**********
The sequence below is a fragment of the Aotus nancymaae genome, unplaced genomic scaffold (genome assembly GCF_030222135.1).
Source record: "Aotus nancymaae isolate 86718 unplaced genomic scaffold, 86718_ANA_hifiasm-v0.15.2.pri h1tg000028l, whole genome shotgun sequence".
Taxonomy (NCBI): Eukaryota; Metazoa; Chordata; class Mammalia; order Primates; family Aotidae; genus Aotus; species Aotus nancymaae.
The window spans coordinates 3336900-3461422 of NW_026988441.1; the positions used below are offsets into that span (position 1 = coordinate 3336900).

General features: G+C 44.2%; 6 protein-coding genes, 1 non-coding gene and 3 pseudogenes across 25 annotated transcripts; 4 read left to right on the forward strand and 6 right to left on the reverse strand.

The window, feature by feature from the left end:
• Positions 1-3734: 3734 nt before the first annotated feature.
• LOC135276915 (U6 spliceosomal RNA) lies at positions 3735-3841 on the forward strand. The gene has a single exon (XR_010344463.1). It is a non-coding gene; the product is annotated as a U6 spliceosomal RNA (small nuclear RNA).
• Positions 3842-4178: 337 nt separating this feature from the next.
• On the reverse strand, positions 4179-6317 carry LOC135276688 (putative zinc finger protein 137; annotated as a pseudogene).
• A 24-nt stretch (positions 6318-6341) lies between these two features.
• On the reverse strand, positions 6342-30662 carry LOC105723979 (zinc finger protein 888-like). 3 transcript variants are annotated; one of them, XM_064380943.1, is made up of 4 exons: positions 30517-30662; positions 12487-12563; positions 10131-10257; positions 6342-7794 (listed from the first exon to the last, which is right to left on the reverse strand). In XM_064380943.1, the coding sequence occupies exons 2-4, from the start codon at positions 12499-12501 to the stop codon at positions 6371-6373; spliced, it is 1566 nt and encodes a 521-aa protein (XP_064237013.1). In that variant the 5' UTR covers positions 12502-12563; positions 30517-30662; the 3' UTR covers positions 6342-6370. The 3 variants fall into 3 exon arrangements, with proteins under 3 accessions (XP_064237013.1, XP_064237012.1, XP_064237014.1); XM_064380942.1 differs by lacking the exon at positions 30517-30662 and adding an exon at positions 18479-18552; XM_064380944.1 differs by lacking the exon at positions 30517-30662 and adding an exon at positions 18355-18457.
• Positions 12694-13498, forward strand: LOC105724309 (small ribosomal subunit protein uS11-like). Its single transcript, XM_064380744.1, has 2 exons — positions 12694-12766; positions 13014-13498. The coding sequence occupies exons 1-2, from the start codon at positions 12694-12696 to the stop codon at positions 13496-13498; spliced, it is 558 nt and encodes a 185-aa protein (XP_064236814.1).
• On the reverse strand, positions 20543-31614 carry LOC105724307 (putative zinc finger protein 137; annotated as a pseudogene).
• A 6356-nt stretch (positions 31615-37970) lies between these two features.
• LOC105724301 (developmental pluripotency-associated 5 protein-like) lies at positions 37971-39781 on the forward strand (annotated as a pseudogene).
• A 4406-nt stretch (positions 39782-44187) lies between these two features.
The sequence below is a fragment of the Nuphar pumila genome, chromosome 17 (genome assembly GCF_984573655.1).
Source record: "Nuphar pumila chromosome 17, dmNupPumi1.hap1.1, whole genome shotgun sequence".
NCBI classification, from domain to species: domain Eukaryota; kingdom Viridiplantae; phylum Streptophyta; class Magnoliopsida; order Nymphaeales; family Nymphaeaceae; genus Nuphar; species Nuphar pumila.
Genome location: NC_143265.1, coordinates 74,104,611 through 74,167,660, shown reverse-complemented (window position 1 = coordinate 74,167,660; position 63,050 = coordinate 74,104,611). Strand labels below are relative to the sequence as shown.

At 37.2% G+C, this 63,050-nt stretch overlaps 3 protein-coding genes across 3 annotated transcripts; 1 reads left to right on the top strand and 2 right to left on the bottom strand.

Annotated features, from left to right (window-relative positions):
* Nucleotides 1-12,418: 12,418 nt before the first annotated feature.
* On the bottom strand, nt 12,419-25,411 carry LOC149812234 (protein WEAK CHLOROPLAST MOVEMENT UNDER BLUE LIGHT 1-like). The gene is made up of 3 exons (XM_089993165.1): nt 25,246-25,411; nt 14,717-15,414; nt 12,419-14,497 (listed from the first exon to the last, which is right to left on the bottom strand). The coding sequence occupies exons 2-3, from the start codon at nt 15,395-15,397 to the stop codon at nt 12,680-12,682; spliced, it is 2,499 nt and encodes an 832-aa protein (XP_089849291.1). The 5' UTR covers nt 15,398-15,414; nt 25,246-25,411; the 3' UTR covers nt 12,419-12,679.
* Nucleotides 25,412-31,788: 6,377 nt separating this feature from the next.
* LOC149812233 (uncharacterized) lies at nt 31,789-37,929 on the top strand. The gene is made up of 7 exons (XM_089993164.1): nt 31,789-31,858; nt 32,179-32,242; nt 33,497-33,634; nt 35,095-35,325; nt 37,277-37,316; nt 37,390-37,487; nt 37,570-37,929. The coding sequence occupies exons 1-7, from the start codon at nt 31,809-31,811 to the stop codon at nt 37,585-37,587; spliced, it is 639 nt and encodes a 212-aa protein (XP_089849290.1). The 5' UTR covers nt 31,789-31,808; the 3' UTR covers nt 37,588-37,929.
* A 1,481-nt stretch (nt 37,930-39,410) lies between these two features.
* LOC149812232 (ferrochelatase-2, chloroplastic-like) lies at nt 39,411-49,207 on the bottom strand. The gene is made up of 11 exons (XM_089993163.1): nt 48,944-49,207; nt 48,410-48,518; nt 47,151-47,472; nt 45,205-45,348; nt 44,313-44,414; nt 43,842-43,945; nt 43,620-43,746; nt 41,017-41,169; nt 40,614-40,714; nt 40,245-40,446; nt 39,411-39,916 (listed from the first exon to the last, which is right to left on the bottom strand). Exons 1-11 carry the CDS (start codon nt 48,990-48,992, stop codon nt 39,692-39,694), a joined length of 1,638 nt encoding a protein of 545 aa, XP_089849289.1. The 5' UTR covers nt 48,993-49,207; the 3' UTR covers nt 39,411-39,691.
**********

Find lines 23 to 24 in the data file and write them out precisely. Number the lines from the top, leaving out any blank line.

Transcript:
Annotated features, from left to right (window-relative positions):
* Nucleotides 1-12,418: 12,418 nt before the first annotated feature.